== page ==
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Winter weather snarls travel plans

By Aaron Cooper, CNN
updated 8:25 PM EST, Tue December 10, 2013
Bad winter weather conditions have caused flight delays and cancellations across much of the United States.
Bad winter weather conditions have caused flight delays and cancellations across much of the United States.
STORY HIGHLIGHTS
  • Snow and ice are slowing air travel across the country
  • More than 1,100 flights have already been canceled
  • Check your airline's website for delay and rescheduling information

Washington (CNN) -- Big flakes of wet snow and ice snarled travel across the country Tuesday and hit major airline hubs in the Northeast.

Some 1,197 flight cancellations were reported across the United States as of 8 p.m. ET, according to the flight tracking site Flightstats.com, more than the average of 657 flights canceled daily over the past 30 days. Still, it's far fewer than the 4,000 flights canceled in the storms Sunday.

Dallas/Fort Worth International Airport, which was hit by storms in the last few days, led with more than 100 departing flights canceled.

The pre-winter wintry weather isn't over. Temperatures in storm-stricken parts of the country are expected to stay about 10 to 20 degrees below normal for the rest of the week, the National Weather Service said.

Federal offices in Washington were closed Tuesday as more sleet, snow and freezing rain were expected. And a swath of 2 to 6 inches of snow was expected to fall Tuesday from Virginia to the New England coast, forecasters said.

Philadelphia can expect to get 3 to 5 inches of snow on Tuesday; New York, a little less than that.

The storm will finally leave the East Coast late Tuesday, but the mercury won't rise above freezing until at least Friday, the National Weather Service said.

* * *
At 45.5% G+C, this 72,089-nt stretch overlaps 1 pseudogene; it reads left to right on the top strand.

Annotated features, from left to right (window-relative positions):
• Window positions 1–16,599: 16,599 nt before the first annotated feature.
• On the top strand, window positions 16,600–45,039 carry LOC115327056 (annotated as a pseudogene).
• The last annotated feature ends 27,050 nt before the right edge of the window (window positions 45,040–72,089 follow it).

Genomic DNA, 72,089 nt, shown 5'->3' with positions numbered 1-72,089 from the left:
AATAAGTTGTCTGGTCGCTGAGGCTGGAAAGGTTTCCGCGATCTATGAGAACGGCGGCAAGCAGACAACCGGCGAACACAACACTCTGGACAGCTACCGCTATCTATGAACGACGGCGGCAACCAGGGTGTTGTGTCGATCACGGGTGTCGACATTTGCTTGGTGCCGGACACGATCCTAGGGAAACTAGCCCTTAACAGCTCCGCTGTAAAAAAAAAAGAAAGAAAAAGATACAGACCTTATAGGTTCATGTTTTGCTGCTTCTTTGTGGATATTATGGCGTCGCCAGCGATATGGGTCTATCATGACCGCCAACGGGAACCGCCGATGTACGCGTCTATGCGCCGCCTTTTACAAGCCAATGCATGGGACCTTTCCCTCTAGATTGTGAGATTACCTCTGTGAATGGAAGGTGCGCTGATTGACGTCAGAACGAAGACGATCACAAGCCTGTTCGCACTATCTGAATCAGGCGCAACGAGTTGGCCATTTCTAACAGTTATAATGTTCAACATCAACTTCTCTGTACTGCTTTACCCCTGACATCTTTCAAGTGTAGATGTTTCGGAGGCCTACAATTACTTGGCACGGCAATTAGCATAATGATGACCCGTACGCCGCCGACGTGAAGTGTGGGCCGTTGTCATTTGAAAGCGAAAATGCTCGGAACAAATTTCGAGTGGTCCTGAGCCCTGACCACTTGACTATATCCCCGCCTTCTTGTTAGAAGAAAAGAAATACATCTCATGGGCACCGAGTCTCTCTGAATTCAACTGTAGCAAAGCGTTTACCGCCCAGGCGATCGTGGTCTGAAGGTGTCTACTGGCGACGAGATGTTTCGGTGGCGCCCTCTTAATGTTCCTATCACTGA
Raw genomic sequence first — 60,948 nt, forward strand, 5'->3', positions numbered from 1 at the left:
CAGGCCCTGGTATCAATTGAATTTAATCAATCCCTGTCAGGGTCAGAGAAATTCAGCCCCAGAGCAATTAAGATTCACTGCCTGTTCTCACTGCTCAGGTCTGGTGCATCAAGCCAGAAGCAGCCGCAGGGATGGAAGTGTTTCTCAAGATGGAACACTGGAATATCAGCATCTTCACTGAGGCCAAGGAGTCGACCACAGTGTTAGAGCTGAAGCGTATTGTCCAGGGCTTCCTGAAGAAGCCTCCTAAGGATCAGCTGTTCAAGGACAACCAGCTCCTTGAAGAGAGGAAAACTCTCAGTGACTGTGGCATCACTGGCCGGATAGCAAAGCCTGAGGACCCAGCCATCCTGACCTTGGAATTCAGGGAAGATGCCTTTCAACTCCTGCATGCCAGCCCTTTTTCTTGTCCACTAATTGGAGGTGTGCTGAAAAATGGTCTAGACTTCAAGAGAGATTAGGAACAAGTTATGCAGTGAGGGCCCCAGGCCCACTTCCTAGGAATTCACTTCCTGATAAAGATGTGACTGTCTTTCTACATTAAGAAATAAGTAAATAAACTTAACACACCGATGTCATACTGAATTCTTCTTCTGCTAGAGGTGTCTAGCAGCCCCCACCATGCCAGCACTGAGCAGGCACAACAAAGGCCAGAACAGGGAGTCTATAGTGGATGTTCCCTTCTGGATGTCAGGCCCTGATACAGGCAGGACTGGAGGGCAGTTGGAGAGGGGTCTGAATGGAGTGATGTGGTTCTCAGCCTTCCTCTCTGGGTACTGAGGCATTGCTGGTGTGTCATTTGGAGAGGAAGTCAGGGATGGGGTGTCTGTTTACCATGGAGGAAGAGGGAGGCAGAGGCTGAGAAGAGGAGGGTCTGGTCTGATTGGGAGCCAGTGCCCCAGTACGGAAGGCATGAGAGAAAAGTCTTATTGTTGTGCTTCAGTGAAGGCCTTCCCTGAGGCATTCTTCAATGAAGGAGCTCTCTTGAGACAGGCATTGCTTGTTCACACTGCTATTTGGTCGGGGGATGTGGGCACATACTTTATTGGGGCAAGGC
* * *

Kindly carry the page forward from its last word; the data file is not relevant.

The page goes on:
Portland, Oregon, and Chicago will see snow and freezing rain this week.

Even St. Louis has been colder than Anchorage, Alaska.

"It's very unusual," CNN meteorologist Dave Hennen said. "This literally spreads across the entire U.S."

The flight delays reached more than four hours at New York's LaGuardia airport and in Philadelphia, with the Federal Aviation Administration reporting Newark airport experienced delays averaging five hours and 29 minutes.

US Airways, which operates a hub in Philadelphia, had a "slow go of it," but continued to fly "where we can do so safety" according to spokesman Todd Lehmacher. The airline canceled more than 300 flights for Tuesday systemwide, the vast majority for the weather. Twelve flights headed to Philadelphia landed at other airports due to the snow.

On Tuesday, Delta Air Lines and Delta Connection reported 90 cancellations due to weather and subsequent air traffic control delays across the Northeast.

United Airlines canceled 350 flights Tuesday, out of the 4,700 scheduled, most were to and from the New York and Washington areas. "If customers are traveling today they can expect some delays and cancellations," United spokesman Charlie Hobart told CNN.

Southwest Airlines saw 82 cancellations Tuesday. Southwest spokeswoman Michelle Agnew said the airline's operation in Baltimore was hard hit, but they are recovering from the morning delays.

The major airlines all urged passengers to check their websites for the latest information.

Delta, US Airways and many other carriers have relaxed fees for passengers traveling to the impacted cities who want to change their tickets. The rules for each airline are different and can usually be found on the airline's homepage.

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